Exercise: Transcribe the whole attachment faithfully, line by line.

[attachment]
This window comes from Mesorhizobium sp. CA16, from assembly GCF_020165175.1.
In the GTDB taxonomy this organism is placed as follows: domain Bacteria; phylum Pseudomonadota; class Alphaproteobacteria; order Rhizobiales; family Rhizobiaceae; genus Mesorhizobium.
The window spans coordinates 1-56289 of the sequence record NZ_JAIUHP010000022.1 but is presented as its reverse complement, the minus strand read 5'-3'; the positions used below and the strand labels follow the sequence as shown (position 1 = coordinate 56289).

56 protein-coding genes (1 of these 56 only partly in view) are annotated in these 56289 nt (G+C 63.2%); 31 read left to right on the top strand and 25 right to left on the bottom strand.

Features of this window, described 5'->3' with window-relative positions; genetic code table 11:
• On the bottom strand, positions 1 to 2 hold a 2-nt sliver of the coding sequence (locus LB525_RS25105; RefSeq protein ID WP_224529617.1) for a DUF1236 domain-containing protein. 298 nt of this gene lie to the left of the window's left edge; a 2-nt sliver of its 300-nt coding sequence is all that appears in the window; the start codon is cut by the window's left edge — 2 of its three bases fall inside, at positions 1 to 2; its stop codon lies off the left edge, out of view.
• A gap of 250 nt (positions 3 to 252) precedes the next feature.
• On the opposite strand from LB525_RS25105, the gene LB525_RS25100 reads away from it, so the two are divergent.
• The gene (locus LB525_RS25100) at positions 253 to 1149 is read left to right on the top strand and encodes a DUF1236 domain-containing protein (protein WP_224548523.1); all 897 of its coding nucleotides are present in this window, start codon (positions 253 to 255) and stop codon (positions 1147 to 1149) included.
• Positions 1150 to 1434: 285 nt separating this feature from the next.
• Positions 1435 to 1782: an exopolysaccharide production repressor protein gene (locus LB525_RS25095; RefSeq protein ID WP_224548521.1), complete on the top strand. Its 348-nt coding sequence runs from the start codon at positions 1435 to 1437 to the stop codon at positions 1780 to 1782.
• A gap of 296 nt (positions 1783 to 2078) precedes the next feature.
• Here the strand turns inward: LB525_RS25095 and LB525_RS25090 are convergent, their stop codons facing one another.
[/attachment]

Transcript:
This window comes from Mesorhizobium sp. CA16, from assembly GCF_020165175.1.
In the GTDB taxonomy this organism is placed as follows: domain Bacteria; phylum Pseudomonadota; class Alphaproteobacteria; order Rhizobiales; family Rhizobiaceae; genus Mesorhizobium.
The window spans coordinates 1-56289 of the sequence record NZ_JAIUHP010000022.1 but is presented as its reverse complement, the minus strand read 5'-3'; the positions used below and the strand labels follow the sequence as shown (position 1 = coordinate 56289).

56 protein-coding genes (1 of these 56 only partly in view) are annotated in these 56289 nt (G+C 63.2%); 31 read left to right on the top strand and 25 right to left on the bottom strand.

Features of this window, described 5'->3' with window-relative positions; genetic code table 11:
• On the bottom strand, positions 1 to 2 hold a 2-nt sliver of the coding sequence (locus LB525_RS25105; RefSeq protein ID WP_224529617.1) for a DUF1236 domain-containing protein. 298 nt of this gene lie to the left of the window's left edge; a 2-nt sliver of its 300-nt coding sequence is all that appears in the window; the start codon is cut by the window's left edge — 2 of its three bases fall inside, at positions 1 to 2; its stop codon lies off the left edge, out of view.
• A gap of 250 nt (positions 3 to 252) precedes the next feature.
• On the opposite strand from LB525_RS25105, the gene LB525_RS25100 reads away from it, so the two are divergent.
• The gene (locus LB525_RS25100) at positions 253 to 1149 is read left to right on the top strand and encodes a DUF1236 domain-containing protein (protein WP_224548523.1); all 897 of its coding nucleotides are present in this window, start codon (positions 253 to 255) and stop codon (positions 1147 to 1149) included.
• Positions 1150 to 1434: 285 nt separating this feature from the next.
• Positions 1435 to 1782: an exopolysaccharide production repressor protein gene (locus LB525_RS25095; RefSeq protein ID WP_224548521.1), complete on the top strand. Its 348-nt coding sequence runs from the start codon at positions 1435 to 1437 to the stop codon at positions 1780 to 1782.
• A gap of 296 nt (positions 1783 to 2078) precedes the next feature.
• Here the strand turns inward: LB525_RS25095 and LB525_RS25090 are convergent, their stop codons facing one another.